Thus, Miles is left to argue that they could not foresee being sued in South Dakota on this particular cause of action. This argument rings hollow, however, when one realizes that Miles does not engage in face-to-face transactions with the buyers of its products, and does not attempt to structure its sales of Alka-Seltzer Plus with regard to whether or not it might be sued in South Dakota. Instead, it sells Alka-Seltzer in every state. Because Miles does not limit who may buy its product or where they may buy it, we cannot conclude that Miles is unconstitutionally burdened by having to defend this suit in South Dakota simply because the plaintiff did not consume its product there. We believe that South Dakota's exercise of personal jurisdiction over Miles would not violate "traditional notions of fair play and substantial justice." See, e.g., International Shoe v. Washington, 326 U.S. 310, 316, 66 S.Ct. 154, 158, 90 L.Ed. 95 (1945).
We therefore reverse the district court's decision denying personal jurisdiction and remand for further proceedings.
THE HONORABLE BRUCE M. VAN SICKLE, Senior United States District Judge for the District of North Dakota, sitting by designation
South Dakota requires that a foreign corporation engage in significant intrastate activities before such certificate is required. A non-exhaustive list of activities not requiring such a certificate include:
(1) Maintaining or defending any action or suit or any administrative or arbitration proceeding, or effecting the settlement thereof or the settlement of claims or disputes;
(2) Holding meetings of its directors or shareholders or carrying on other activities concerning its internal affairs;
(3) Maintaining bank accounts;
(4) Maintaining offices or agencies for the transfer, exchange and registration of its securities, or appointing and maintaining trustees or depositories with relation to its securities;
(5) Effecting sales through independent contractors;
(6) Soliciting or procuring orders, whether by mail or through employees or agents or otherwise, where such orders require acceptance without this state before becoming binding contracts;
(7) Creating evidences of debt, mortgages or liens on real or personal property;
(8) Securing or collecting debts or enforcing any rights in property securing the same;
(9) Transacting any business in interstate commerce;
(10) Conducting an isolated transaction completed within a period of thirty days and not in the course of a number of repeated transactions of like nature.
S.D.Codified Law § 47-8-1.1 (1991).
South Dakota has evidenced a clear policy to extend its jurisdiction to the extent allowed under the due process clause. See State v. American Bankers Ins. Co., 374 N.W.2d 609, 612 (S.D.1985); Russell v. Balcom, 328 N.W.2d 476, 479 (S.D.1983); John W. Larson, In Personam Jurisdiction and the South Dakota Jurisdictional Statutes: A Basic Review and Update, 31 S.D.L.Rev. 116 (1985) (South Dakota Supreme Court has consistently expanded its personal jurisdiction)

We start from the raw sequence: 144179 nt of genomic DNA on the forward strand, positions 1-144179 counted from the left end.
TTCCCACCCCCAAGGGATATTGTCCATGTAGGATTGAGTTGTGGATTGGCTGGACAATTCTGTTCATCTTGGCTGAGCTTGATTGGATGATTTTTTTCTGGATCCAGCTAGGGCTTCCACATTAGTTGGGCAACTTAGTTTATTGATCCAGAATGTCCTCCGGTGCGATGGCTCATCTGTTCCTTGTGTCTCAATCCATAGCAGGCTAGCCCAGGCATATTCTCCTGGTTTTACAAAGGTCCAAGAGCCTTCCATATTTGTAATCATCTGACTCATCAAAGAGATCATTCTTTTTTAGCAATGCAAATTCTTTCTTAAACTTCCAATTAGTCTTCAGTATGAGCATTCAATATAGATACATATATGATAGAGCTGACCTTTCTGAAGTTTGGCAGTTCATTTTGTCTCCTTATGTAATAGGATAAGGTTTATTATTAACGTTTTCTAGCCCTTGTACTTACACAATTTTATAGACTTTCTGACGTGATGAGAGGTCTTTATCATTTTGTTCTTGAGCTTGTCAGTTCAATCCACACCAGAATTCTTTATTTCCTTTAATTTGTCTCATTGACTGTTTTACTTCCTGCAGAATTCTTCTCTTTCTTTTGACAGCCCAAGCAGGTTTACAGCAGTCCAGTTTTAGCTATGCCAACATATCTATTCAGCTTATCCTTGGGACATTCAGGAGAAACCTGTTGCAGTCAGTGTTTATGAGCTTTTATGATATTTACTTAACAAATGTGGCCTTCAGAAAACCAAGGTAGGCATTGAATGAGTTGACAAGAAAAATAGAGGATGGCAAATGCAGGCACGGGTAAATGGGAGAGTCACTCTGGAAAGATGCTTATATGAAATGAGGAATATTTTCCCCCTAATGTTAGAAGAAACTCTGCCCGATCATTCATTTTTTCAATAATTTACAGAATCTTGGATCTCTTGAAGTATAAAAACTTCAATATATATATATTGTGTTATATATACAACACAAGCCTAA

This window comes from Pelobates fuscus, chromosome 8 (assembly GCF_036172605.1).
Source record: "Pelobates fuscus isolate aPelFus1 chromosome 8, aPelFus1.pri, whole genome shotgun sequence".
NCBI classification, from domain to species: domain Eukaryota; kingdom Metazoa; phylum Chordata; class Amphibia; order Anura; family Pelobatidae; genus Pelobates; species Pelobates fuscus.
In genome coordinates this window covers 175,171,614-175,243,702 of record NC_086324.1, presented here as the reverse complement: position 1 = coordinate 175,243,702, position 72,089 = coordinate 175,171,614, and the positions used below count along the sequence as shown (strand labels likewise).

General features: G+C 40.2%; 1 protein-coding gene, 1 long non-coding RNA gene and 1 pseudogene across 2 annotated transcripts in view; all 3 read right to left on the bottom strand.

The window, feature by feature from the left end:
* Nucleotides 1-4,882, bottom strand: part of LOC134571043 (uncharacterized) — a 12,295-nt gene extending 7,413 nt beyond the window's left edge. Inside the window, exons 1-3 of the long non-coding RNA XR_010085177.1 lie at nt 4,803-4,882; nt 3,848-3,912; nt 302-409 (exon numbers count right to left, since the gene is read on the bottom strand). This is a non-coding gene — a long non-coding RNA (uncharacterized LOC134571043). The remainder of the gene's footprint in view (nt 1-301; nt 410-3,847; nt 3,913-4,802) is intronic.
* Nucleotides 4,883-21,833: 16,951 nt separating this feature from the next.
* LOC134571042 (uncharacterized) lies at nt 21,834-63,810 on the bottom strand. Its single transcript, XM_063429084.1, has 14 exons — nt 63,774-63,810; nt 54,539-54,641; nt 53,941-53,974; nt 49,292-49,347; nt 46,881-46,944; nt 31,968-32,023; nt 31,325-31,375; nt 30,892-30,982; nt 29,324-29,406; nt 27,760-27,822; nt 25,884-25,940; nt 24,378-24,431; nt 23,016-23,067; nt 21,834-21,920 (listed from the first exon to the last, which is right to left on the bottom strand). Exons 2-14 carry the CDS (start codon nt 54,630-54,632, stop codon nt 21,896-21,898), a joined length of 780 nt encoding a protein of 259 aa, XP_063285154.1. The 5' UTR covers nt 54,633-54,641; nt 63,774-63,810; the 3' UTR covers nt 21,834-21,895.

The statute in question provided: "A foreign corporation shall be subject to service of process ... by service upon its registered agent." Minn.Stat. § 303.13 subd. 1(1)
The Thomson court first noted that § 885 of the South Dakota Civil Code provided that "service of process may be made upon the duly authorized agent in any action in which said corporation may be a party." It then noted, in relation to service of summons, that the statute provided, "[b]ut such service can be made in respect to a foreign corporation only when it has property in this state, or the cause of action arose therein, or when such service shall be made within this state personally upon the ... duly authorized agent thereof," and that "[s]ervice made in any of the modes provided in this section shall be taken and held to be personal service." That the court believed that service in this manner conferred valid personal jurisdiction is confirmed both by its use as an example for the general proposition noted above, and by the court's further statement, immediately following, that "[w]e are also inclined to the view that the Legislature intended [the insurance appointment of service agent statute] to cover transitory actions accruing in another jurisdiction...." Id. at 376
Justice Stewart was sitting by designation in the First Circuit
In Holloway, the plaintiff asserted jurisdiction based upon personal service of the defendant's registered agent. This agent was appointed pursuant to New Hampshire Revised Statutes § 293-A:119, which provided that "[t]he registered agent appointed by a foreign corporation authorized to do business in this state shall be an agent of the corporation upon whom any process, notice or demand required or permitted by law to be served on the corporation may be served." The defendant claimed that service of process would be "required or permitted by law" only if the corporation could be served pursuant to New Hampshire's long arm statute. The court rejected this view